Sunday Observer Online


Sunday, 22 March 2015





Marriage Proposals
Government Gazette

‘The Cloud’ whispers to Shelley

Percy Bysshe Shelley (1792-1822)

I bring fresh showers for the thirsting flowers.

From the seas and the streams:

I bear light shade for the leaces when laid
In their noonday dreams.
From my wings are shaken the dews that waken
The sweet buds every one.

So lyrical; so very passionate about nature that P.B. Shelley went to extremes only to be criticised for its didacticism and reckless emotionalism. But that was in his era. It is different today where poetry laden with emotion and feelings dominates lyrical lines to bring out the passion of humankind towards others. It can erupt from love or hatred but the passion that lay between is Shelley's signature.

He was essentially a poet of ideas in search for the truth but never found it.

The truth I searched I never found like in these four lines:

‘Our hearts are endless
And our souls infinite
I close my eyes to open my heart
On time remaining upon my soul’ (Page 26)

May be when I wrote From A Distance I was subconsciously influenced by his search for truth which both of us never found and I still keep looking for it knowing it is there in someone who means the world to me. There are many like me who at the end have given up the search for hope.

Shelley who was inspired by Greek poets and philosophers along with the radicalism of his own age turned to Plato. In his art, if not in his life, Shelley was able to soar into expressions and dreams that his vision held. Yet, they were continually tarnished by reality in the inextinguishable human spirit.

His greatest asset was his lyricism which made his verse comes to music and song. His approach was akin to Byron. Intense, idealistic and inpetuous and like Byron in his days drove to great controversy. They both lived and shared lives outside their poetry.

And from the high heavens and across the expanse ‘The Cloud’ spoke to Shelley and condoned his frustration:-

‘In the depths of the purple sea,
Over the rills, and the crags, and the hills
Over the lakes and the plains
Whatever the dreams under the mountain or stream
The spirit he loves remains;
And I all the while bask in Heaven's blue smile
Whilst he is dissolving in rain’

Shelley's detractors never left him alone whether in life or death. He became the subject of much ridicule and his poetic reputation contrary to the expectations of his critics stayed put lustily.

The hateful passion wrought by them aroused personal virulence upon the innocent Shelley. Even after his death, he still raises antagonism but with complex ideologies. The poet continues to live outside his work and attract or repel the criticism as he did when he was alive.

No English poet suffered this dilemma not even his inseparable Byron; and no English poet was able to live through hell like this and rise unscathed. Amidst the criticism hurled at him at various points of his life by the literati and critics, Byron wrote about him, ‘You were all brutally mistaken about Shelley who was without exception, the best and least selfish man I ever knew.’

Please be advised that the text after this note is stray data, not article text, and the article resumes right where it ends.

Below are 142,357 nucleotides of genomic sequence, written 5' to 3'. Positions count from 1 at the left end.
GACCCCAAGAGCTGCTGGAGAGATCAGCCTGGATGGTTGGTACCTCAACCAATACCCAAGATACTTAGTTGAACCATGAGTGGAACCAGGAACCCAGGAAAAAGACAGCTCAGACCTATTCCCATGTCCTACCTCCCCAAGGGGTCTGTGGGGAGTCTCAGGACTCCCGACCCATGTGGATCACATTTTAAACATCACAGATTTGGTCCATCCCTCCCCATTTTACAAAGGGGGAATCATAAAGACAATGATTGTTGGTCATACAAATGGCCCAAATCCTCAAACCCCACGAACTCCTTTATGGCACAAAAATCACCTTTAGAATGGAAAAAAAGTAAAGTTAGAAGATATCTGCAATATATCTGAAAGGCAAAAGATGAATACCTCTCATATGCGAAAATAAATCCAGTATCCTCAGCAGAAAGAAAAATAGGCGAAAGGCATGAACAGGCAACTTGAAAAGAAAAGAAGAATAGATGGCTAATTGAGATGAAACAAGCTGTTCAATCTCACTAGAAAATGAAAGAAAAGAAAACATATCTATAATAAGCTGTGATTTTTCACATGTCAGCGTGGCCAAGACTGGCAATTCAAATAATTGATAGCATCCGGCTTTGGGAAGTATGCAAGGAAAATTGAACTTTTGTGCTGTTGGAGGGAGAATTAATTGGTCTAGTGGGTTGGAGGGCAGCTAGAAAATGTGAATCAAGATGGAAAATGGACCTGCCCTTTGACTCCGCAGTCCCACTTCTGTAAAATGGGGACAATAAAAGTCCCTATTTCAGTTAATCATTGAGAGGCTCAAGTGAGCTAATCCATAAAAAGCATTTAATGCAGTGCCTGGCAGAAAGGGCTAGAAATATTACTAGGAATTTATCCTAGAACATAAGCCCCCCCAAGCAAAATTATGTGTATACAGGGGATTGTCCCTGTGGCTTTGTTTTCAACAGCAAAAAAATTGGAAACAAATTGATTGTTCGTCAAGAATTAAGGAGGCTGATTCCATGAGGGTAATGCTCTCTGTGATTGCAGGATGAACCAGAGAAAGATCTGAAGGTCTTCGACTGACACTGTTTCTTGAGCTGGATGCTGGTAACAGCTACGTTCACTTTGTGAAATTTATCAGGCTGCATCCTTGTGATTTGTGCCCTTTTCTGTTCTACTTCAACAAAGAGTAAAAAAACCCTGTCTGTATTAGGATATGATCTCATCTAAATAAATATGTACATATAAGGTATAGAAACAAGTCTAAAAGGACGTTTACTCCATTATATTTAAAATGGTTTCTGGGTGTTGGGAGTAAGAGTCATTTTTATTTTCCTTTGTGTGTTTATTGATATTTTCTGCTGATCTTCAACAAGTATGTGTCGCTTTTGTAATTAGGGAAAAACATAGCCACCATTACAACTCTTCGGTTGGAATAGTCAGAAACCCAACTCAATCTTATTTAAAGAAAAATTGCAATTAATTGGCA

And The Cloud told him:-

‘I wield the flail of the lashing hail
And whiten the green plains under
And then again I dissolve it in rain
And laugh as I pass in thunder’

In these verses Shelley found consolation though they were a form of symbolism from which he drew inspiration. He found it easy to communicate with Cloud that hung in heaven performing its daily routine which to Shelley appeared to be a miracle. The cloud could get lost and appear after dissolving in rain and the spirit in it awakened the poet's ardour when in solitude he gazed. This type of attitude irked poets of his time as relentlessly he searched the truth, may be even in the Cloud.

Shelley's spirit in The Cloud

Seeped in philosophy and uncertainties of life, the deep-thinking poet found solace in simple uncomplicated virtues of life that many failed to understand. What he saw in others, they knew not; how he looked at nature appeared differently so much so that he was considered eccentric when he addressed the mountain, valley or ocean. His spirit rose above all to captivate an aura and the lushness of life and perhaps beyond it. In the Cloud, he can read what's behind it or in the tasks it performs.

‘I bind the Sun's throne with a burning zone
And the Moon's with a girdle of pearl
The volcanoes are dim and the stars reel and swim
When the whirlwinds my banner unfurl’

What did The Cloud mean? Or what did it tell Shelley? Perhaps while the poet is reduced to ashes and dust, the cloud would dissolve into water and fall upon his grave. In time, the water would be absorbed into another cloud while from the ashes would rise another Shelley. The process will repeat in many ways and to put it across philosophically, it is the cycle of life that Shelley tried to explain. Shelley's relations with women too were unique. While he failed in his adoration to pen his ardour, he remained extremely attractive to them because of his idealism and his inability to see what went under his nose which was unperceptive in his search for the intellectual woman.

Of the two women he marries, one committed suicide. The other failed and between them he had a few children; not what the most essentially romantic of the poets of his age, he discovered and found no intellectuality in them.

‘I'm the daughter of Earth and Water
And the nursling of the Sky
I pass through the pores of the ocean and shores
I change but I cannot die.
For after the rain when with never a stain
The pavilion of Heaven is bare
And the winds and the sunbeams with their convex gleams
Build up the blue dome of air
I silently laugh at my own cenotaph
And out of the caverns of rain
Like child from the womb, like a ghost from the tomb
I arise and unbuild it again.


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